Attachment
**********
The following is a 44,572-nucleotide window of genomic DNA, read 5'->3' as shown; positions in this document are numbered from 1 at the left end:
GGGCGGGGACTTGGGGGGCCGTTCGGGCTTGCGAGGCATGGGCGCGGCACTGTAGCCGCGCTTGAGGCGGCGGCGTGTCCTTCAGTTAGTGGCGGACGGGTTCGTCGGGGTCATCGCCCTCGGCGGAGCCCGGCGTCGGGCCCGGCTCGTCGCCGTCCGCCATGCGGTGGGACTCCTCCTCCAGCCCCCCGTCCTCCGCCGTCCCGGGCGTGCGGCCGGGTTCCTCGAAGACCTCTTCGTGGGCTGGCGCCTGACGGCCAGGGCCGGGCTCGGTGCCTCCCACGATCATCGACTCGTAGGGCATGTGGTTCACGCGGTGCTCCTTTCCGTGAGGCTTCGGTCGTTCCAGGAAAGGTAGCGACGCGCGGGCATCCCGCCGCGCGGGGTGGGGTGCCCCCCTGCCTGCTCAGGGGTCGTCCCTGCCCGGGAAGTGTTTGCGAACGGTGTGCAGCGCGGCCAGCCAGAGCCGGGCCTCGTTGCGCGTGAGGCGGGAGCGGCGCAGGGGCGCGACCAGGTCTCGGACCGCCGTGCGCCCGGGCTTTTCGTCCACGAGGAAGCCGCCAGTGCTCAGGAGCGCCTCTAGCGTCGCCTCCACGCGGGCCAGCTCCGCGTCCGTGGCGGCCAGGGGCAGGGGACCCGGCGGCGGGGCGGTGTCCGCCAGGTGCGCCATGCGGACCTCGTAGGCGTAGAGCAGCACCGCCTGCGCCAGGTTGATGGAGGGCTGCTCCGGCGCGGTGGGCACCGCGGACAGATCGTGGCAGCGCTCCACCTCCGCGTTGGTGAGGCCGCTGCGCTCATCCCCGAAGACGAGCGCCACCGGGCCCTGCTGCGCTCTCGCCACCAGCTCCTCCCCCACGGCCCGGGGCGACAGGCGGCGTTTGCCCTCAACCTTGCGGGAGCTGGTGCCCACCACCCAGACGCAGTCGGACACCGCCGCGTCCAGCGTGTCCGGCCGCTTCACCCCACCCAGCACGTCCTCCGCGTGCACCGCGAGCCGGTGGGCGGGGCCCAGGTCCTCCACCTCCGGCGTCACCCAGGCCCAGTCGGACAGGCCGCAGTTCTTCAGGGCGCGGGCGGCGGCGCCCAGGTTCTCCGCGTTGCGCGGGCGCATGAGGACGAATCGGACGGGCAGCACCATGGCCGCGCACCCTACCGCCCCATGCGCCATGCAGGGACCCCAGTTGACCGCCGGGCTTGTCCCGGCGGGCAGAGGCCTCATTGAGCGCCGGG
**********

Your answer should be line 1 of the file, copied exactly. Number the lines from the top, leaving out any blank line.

The following is a 44,572-nucleotide window of genomic DNA, read 5'->3' as shown; positions in this document are numbered from 1 at the left end: